DNA condensation in live E. coli provides evidence for transertion.
- Royal Society of Chemistry
- Publication Type:
- Journal Article
- Molecular BioSystems, 2017, 13 (4), pp. 677 - 680
- Issue Date:
|dc.identifier.citation||Molecular BioSystems, 2017, 13 (4), pp. 677 - 680||en_US|
|dc.description.abstract||Condensation studies of chromosomal DNA in E. coli with a tetranuclear ruthenium complex are carried out and images obtained with wide-field fluorescence microscopy. Remarkably different condensate morphologies resulted, depending upon the treatment protocol. The occurrence of condensed nucleoid spirals in live bacteria provides evidence for the transertion hypothesis.||en_US|
|dc.publisher||Royal Society of Chemistry||en_US|
|dc.subject.classification||Biochemistry & Molecular Biology||en_US|
|dc.title||DNA condensation in live E. coli provides evidence for transertion.||en_US|
|utslib.for||0601 Biochemistry And Cell Biology||en_US|
|pubs.organisational-group||/University of Technology Sydney|
|pubs.organisational-group||/University of Technology Sydney/Faculty of Science|
|pubs.organisational-group||/University of Technology Sydney/Strength - ithree - Institute of Infection, Immunity and Innovation|
OPUS (Open Publications of UTS Scholars) is the UTS institutional repository. It showcases the research of UTS staff and postgraduate students to a global audience. For you, as a researcher, OPUS increases the visibility and accessibility of your research by making it openly available regardless of where you choose to publish.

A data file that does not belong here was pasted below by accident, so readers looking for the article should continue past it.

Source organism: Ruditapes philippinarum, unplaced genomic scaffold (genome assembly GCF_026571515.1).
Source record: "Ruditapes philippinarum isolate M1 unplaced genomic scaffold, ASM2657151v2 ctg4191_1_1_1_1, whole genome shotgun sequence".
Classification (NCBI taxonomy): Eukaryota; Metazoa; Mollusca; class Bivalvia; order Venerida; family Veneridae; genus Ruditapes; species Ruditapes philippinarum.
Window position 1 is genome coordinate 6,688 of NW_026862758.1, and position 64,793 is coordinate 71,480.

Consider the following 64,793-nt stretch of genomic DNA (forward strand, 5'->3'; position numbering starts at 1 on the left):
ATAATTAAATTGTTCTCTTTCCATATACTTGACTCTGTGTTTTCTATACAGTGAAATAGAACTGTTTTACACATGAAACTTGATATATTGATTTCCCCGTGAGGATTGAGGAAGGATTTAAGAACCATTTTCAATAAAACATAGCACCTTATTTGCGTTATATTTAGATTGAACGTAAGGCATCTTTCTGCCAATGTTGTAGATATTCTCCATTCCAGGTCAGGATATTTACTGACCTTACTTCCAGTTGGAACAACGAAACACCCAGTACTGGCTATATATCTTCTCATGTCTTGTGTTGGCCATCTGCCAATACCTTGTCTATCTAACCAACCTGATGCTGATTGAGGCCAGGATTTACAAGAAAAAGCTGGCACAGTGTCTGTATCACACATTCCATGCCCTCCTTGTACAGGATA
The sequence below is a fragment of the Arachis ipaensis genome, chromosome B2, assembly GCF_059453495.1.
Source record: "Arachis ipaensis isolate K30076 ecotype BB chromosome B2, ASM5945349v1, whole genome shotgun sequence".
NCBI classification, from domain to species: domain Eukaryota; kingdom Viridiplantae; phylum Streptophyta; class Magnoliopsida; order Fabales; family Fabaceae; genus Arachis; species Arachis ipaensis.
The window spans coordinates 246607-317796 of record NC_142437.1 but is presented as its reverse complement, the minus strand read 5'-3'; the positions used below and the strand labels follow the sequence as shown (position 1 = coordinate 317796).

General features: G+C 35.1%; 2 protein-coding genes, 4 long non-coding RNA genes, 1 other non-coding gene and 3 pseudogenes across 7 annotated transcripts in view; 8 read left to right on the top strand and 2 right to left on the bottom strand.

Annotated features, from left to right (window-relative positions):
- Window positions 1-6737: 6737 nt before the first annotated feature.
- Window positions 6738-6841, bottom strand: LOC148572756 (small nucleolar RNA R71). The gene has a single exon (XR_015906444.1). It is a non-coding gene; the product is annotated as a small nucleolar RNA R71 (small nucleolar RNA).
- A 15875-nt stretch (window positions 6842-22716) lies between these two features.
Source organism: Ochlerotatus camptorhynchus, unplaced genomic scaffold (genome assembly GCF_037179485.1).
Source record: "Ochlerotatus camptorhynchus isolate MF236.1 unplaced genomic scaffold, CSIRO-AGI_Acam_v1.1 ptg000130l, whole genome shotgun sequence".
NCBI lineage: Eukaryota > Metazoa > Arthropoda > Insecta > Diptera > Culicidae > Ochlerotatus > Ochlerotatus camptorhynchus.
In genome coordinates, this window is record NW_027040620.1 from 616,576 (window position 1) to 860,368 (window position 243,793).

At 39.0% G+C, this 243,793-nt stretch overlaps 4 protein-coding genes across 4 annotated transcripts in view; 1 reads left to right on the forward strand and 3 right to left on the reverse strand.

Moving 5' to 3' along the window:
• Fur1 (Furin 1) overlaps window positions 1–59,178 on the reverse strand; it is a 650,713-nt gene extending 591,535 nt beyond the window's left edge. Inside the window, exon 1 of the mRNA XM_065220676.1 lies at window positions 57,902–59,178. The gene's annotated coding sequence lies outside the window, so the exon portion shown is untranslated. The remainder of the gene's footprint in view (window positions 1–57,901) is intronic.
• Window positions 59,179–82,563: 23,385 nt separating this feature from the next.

Items in OPUS are enhanced with high quality metadata and seeded to search engines such as Google Scholar as well as being linked to your UTS research profile, increasing discoverability and opportunities for citation of your work and collaboration. In addition, works in OPUS are preserved for long-term access and discovery.
The UTS Open Access Policy requires UTS research outputs to be openly available via OPUS. Depositing your work in OPUS also assists you in complying with ARC, NHMRC and other funder Open Access policies. Providing Open Access to your research outputs through OPUS not only ensures you comply with these important policies, but increases opportunities for other researchers to cite and build upon your work.
OPUS archives UTS research submitted for the UTS Research Output Collection (UTS ROC) and Excellence in Research for Australia (ERA). It also stores digital theses and forms of scholarship that do not usually see formal publication.
When you claim (or enter) your research in Symplectic Elements, simply upload a copy of your work which can be made openly available. Symplectic provides information on which version of your work to upload. If you are unsure, please supply a copy of the Accepted Manuscript version. Ensure you check the box to "agree to the OPUS license terms".
Once uploaded, your works are automatically sent to OPUS and placed temporarily in Closed Access until reviewed by UTS Library staff.
Once items are cleared of copyright constraints and/or publisher embargoes, your work is moved to Open Access and made accessible to the public.
Instructions are available from the Symplectic User Guide or contact firstname.lastname@example.org for further information.